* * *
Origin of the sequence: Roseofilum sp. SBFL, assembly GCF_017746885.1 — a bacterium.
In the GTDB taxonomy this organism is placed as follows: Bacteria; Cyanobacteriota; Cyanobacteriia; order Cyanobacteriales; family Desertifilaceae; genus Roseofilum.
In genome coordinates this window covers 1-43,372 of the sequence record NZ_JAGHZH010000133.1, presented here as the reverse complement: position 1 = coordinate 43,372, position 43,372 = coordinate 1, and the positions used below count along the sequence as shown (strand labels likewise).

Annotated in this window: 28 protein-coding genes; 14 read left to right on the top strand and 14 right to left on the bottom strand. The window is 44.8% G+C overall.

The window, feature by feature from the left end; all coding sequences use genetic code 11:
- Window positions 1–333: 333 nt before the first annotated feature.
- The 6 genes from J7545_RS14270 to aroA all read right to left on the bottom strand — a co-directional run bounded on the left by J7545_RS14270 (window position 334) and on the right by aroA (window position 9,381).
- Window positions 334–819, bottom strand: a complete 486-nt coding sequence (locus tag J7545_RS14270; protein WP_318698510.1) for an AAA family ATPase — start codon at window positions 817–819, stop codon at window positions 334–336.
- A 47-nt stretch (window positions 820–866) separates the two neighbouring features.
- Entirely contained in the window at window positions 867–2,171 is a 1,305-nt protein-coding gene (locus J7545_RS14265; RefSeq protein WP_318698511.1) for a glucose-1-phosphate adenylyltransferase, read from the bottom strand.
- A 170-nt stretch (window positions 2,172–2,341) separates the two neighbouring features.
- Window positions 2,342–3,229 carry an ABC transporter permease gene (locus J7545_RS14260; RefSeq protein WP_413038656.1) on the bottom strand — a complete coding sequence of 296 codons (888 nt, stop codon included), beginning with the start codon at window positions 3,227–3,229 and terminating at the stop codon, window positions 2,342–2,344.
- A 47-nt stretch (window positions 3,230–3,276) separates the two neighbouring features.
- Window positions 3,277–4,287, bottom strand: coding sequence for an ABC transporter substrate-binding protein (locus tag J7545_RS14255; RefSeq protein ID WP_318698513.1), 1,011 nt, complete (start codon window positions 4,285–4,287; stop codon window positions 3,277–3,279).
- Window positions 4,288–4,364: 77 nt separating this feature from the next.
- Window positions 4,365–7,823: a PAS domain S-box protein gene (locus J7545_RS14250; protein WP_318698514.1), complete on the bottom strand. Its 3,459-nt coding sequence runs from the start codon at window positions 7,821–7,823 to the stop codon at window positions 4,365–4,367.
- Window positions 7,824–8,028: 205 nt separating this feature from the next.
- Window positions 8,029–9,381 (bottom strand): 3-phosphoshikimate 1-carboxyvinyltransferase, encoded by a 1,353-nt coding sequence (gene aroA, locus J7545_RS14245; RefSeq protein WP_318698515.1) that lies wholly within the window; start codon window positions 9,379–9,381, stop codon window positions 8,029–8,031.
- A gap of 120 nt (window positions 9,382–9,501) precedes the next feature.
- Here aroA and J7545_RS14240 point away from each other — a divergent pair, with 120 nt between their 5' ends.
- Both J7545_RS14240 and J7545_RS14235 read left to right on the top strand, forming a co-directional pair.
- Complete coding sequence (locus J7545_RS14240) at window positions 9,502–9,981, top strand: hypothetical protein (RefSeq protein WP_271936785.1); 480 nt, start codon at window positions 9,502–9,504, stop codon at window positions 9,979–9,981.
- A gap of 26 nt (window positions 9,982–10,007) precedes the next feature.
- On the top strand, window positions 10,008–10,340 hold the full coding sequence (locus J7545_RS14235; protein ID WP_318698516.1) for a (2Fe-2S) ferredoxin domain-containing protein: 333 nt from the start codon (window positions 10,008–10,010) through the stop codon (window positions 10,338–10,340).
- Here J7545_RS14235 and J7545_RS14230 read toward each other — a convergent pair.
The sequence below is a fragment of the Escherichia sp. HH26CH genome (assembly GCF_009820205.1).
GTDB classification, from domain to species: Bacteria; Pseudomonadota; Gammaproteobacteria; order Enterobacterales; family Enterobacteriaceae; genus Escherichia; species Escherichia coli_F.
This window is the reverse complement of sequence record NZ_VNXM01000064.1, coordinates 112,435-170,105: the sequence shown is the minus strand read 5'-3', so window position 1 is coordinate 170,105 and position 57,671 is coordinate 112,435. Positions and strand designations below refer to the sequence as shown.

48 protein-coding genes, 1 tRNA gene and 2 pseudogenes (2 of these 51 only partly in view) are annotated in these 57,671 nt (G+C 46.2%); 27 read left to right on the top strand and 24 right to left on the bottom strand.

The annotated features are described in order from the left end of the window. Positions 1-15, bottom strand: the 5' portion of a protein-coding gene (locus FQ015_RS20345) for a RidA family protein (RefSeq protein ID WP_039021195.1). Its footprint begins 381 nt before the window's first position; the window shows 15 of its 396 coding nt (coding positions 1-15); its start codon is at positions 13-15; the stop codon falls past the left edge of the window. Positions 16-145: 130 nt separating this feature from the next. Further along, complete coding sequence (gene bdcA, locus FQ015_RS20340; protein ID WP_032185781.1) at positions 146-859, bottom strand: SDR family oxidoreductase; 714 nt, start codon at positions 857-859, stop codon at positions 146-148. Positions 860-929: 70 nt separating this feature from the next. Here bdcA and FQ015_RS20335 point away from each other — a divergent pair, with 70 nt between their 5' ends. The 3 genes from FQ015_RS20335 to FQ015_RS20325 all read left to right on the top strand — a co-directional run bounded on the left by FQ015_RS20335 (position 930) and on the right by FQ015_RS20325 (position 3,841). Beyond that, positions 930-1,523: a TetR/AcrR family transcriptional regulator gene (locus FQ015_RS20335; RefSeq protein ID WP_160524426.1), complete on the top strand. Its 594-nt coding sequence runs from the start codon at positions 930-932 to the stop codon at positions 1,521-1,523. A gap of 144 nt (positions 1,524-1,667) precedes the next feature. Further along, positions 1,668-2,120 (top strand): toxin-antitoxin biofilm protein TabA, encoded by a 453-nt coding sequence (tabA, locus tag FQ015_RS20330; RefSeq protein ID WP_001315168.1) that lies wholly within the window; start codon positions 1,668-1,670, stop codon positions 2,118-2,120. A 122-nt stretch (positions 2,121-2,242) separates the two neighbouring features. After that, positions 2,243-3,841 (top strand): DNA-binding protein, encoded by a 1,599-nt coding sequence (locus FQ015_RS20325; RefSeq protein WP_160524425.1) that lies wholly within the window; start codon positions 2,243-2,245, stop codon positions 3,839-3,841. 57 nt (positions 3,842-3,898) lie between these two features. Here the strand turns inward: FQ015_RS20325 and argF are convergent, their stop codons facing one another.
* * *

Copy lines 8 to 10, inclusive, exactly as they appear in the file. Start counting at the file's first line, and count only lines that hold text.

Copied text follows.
- Window positions 334–819, bottom strand: a complete 486-nt coding sequence (locus tag J7545_RS14270; protein WP_318698510.1) for an AAA family ATPase — start codon at window positions 817–819, stop codon at window positions 334–336.
- A 47-nt stretch (window positions 820–866) separates the two neighbouring features.
- Entirely contained in the window at window positions 867–2,171 is a 1,305-nt protein-coding gene (locus J7545_RS14265; RefSeq protein WP_318698511.1) for a glucose-1-phosphate adenylyltransferase, read from the bottom strand.